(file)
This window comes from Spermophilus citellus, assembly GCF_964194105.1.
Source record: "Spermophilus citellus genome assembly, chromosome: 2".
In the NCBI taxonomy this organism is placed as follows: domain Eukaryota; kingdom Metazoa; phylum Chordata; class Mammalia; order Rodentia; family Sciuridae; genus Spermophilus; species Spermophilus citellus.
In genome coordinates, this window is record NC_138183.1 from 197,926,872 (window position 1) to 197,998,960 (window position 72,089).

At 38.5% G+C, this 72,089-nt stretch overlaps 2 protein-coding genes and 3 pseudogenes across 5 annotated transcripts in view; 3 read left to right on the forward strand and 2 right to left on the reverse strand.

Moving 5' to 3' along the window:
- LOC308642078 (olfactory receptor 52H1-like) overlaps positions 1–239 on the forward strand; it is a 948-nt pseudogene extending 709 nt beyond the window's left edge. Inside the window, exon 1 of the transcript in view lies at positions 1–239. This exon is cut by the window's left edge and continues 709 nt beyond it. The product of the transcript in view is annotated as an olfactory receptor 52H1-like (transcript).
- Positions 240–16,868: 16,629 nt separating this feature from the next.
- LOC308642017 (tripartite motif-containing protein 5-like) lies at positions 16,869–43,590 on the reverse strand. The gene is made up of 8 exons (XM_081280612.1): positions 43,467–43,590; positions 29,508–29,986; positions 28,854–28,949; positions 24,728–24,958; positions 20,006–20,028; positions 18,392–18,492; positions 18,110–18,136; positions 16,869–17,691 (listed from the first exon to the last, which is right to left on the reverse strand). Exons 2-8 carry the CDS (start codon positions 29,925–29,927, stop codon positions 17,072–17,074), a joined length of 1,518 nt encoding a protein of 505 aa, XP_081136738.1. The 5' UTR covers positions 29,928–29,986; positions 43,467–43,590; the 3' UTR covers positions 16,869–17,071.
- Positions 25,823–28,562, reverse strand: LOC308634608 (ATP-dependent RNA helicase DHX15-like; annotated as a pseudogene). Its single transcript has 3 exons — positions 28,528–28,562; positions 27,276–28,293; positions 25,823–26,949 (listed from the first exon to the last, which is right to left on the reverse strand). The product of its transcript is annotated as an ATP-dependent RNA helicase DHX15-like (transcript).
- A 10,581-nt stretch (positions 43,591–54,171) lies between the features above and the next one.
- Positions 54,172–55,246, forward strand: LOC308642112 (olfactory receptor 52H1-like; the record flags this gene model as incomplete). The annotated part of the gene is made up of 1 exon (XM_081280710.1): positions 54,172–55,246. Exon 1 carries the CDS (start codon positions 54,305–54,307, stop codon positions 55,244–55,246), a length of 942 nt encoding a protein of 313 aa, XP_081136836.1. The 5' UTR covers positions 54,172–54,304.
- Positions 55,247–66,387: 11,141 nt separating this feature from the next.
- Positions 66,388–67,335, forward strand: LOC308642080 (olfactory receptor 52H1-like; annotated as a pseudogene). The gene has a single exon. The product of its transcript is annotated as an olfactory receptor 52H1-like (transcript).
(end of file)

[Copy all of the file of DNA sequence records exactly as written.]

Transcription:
This window comes from Spermophilus citellus, assembly GCF_964194105.1.
Source record: "Spermophilus citellus genome assembly, chromosome: 2".
In the NCBI taxonomy this organism is placed as follows: domain Eukaryota; kingdom Metazoa; phylum Chordata; class Mammalia; order Rodentia; family Sciuridae; genus Spermophilus; species Spermophilus citellus.
In genome coordinates, this window is record NC_138183.1 from 197,926,872 (window position 1) to 197,998,960 (window position 72,089).

At 38.5% G+C, this 72,089-nt stretch overlaps 2 protein-coding genes and 3 pseudogenes across 5 annotated transcripts in view; 3 read left to right on the forward strand and 2 right to left on the reverse strand.

Moving 5' to 3' along the window:
- LOC308642078 (olfactory receptor 52H1-like) overlaps positions 1–239 on the forward strand; it is a 948-nt pseudogene extending 709 nt beyond the window's left edge. Inside the window, exon 1 of the transcript in view lies at positions 1–239. This exon is cut by the window's left edge and continues 709 nt beyond it. The product of the transcript in view is annotated as an olfactory receptor 52H1-like (transcript).
- Positions 240–16,868: 16,629 nt separating this feature from the next.
- LOC308642017 (tripartite motif-containing protein 5-like) lies at positions 16,869–43,590 on the reverse strand. The gene is made up of 8 exons (XM_081280612.1): positions 43,467–43,590; positions 29,508–29,986; positions 28,854–28,949; positions 24,728–24,958; positions 20,006–20,028; positions 18,392–18,492; positions 18,110–18,136; positions 16,869–17,691 (listed from the first exon to the last, which is right to left on the reverse strand). Exons 2-8 carry the CDS (start codon positions 29,925–29,927, stop codon positions 17,072–17,074), a joined length of 1,518 nt encoding a protein of 505 aa, XP_081136738.1. The 5' UTR covers positions 29,928–29,986; positions 43,467–43,590; the 3' UTR covers positions 16,869–17,071.
- Positions 25,823–28,562, reverse strand: LOC308634608 (ATP-dependent RNA helicase DHX15-like; annotated as a pseudogene). Its single transcript has 3 exons — positions 28,528–28,562; positions 27,276–28,293; positions 25,823–26,949 (listed from the first exon to the last, which is right to left on the reverse strand). The product of its transcript is annotated as an ATP-dependent RNA helicase DHX15-like (transcript).
- A 10,581-nt stretch (positions 43,591–54,171) lies between the features above and the next one.
- Positions 54,172–55,246, forward strand: LOC308642112 (olfactory receptor 52H1-like; the record flags this gene model as incomplete). The annotated part of the gene is made up of 1 exon (XM_081280710.1): positions 54,172–55,246. Exon 1 carries the CDS (start codon positions 54,305–54,307, stop codon positions 55,244–55,246), a length of 942 nt encoding a protein of 313 aa, XP_081136836.1. The 5' UTR covers positions 54,172–54,304.
- Positions 55,247–66,387: 11,141 nt separating this feature from the next.
- Positions 66,388–67,335, forward strand: LOC308642080 (olfactory receptor 52H1-like; annotated as a pseudogene). The gene has a single exon. The product of its transcript is annotated as an olfactory receptor 52H1-like (transcript).